Although very young children are unable to formulate a personal narrative of the life course, their everyday lives are steeped in narratives. Drawing on ethnographic studies in diverse sociocultural worlds, we argue that the early years of life form a vital preamble to the personal narrative. In this phase of life, the universal predisposition to narrative takes root and burgeons as young children step into whichever narrative practices are at hand, practices that are culturally differentiated from the beginning. As children narrate their experiences, they orient themselves in time and establish the interpretive grounds for intelligibility. This process is highly dynamic. Stories recur, stories are repeated, stories are revamped, and stories disappear. These dynamics constitute, for many children, an intense narrative initiation that defines early childhood as a developmental context. By the end of early childhood, they are well versed in making and remaking narratives and show an incipient ability to open a wider temporal window on their own experience.
Tilmann Habermas and Neşe Hatiboğlu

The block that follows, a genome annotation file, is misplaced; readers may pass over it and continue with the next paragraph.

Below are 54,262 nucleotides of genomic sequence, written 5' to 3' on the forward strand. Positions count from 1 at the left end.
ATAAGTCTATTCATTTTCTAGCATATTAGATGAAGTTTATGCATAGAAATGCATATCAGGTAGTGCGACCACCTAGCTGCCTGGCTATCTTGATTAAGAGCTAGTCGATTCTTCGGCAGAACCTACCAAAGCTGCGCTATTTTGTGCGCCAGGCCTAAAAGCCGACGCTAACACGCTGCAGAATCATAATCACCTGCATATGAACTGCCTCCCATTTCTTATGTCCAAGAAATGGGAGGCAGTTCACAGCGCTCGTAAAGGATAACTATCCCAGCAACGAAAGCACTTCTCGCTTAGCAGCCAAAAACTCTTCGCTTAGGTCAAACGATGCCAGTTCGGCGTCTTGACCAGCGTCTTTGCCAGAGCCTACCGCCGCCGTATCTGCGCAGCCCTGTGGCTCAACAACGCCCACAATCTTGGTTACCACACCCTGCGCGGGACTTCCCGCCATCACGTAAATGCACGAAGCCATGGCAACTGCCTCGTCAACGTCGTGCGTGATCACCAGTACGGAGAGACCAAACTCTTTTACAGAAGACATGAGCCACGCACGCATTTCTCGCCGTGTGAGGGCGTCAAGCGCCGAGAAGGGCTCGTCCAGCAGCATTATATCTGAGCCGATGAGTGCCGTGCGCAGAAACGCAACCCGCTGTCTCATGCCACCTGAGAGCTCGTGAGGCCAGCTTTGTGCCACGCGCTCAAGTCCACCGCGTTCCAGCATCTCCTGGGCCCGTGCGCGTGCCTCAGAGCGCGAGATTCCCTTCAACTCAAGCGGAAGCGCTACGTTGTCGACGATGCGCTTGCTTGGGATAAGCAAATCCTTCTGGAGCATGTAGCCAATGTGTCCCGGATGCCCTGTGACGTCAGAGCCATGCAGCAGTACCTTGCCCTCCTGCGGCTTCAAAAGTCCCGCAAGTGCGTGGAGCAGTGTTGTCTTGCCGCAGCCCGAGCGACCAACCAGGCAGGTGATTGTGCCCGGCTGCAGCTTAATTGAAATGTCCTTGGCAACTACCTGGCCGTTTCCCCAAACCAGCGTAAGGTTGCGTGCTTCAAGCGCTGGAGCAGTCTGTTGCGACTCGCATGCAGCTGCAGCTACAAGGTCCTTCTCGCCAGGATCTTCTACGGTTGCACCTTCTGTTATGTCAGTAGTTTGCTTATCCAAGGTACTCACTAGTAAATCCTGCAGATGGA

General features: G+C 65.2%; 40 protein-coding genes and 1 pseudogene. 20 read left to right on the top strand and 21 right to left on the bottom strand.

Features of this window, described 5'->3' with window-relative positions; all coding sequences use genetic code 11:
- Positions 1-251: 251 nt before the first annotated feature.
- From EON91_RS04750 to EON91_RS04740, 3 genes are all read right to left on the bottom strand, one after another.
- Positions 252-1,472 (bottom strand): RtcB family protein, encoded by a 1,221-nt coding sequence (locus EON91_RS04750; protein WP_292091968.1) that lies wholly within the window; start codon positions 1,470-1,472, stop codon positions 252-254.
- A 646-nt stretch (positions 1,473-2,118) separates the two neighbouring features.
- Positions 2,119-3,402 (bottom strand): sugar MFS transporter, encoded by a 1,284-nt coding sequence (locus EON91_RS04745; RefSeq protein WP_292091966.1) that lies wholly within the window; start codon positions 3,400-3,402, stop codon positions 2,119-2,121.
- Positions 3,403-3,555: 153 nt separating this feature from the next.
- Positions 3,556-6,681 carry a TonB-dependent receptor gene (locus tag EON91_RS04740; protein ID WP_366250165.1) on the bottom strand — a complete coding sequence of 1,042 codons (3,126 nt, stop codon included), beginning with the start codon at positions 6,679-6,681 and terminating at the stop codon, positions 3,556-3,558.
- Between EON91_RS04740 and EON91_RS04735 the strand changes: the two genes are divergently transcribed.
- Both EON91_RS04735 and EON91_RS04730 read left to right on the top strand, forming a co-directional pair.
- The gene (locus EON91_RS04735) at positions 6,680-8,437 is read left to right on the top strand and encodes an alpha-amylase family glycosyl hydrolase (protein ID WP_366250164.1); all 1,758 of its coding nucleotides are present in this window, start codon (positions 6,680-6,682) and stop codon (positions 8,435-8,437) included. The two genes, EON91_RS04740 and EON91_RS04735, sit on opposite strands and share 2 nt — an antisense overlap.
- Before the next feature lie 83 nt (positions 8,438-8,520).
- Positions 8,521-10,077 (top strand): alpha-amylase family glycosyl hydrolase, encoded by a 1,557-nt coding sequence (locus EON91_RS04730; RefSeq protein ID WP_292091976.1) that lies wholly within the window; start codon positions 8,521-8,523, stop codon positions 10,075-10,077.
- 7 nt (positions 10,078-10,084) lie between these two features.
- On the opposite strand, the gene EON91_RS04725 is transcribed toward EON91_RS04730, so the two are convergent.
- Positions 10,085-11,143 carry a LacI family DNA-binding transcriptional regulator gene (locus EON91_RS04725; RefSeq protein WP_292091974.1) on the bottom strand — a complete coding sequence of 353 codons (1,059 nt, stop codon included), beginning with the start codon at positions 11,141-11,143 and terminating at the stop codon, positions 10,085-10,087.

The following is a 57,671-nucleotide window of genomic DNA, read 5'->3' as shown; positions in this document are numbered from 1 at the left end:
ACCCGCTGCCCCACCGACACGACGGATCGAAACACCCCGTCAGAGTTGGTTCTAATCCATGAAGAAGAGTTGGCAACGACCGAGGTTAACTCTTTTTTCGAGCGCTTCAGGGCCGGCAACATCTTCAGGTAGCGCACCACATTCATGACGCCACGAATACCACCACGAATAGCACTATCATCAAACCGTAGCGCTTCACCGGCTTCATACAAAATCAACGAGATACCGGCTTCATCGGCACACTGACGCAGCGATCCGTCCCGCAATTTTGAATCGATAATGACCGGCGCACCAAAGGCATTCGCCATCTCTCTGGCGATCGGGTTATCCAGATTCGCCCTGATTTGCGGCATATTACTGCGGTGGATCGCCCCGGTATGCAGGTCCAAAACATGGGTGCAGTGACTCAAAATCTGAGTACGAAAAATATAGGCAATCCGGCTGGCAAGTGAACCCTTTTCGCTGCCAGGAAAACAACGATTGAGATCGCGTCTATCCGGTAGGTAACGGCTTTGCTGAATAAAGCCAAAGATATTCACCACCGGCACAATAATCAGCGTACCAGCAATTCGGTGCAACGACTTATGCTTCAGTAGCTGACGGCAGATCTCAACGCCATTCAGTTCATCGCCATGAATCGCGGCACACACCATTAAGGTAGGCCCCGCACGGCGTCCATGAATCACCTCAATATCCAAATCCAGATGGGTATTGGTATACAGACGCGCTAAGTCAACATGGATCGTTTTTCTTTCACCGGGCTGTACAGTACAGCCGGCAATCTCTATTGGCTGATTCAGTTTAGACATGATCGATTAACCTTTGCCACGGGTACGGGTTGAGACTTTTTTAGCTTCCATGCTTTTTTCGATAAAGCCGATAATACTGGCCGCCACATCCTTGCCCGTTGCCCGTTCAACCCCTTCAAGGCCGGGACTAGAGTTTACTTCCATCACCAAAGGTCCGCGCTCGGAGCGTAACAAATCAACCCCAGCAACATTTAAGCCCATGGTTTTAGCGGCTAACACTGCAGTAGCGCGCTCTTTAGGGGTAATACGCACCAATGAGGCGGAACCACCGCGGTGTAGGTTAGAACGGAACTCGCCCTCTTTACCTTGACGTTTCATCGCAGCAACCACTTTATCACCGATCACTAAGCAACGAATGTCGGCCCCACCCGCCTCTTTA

In adolescence, remembering the personal past and understanding what kind of person one is intertwine to form a story of one's life as the most extant, informative, and flexible form of self-representation. In adolescence, the striving for self-coherence translates into a quest for global coherence of the life story. We suggest that contextualizing is a fifth means for creating global coherence in life narratives besides the cultural concept of biography, temporal, causal-motivational, and thematic coherence. We present three kinds of contextualizing in life narratives, the temporal macrostructure, sociohistorical contextualizing of one's life, and hierarchical and linear segmenting of the text and life. These three forms of contextualizing in life narratives by their authors are complemented by three forms of contextual influences on life narratives analyzed by researchers, namely the historical, personal, and communicative situation in which they are recounted. Contextualizing is exemplified by the life narrative of a young migrant.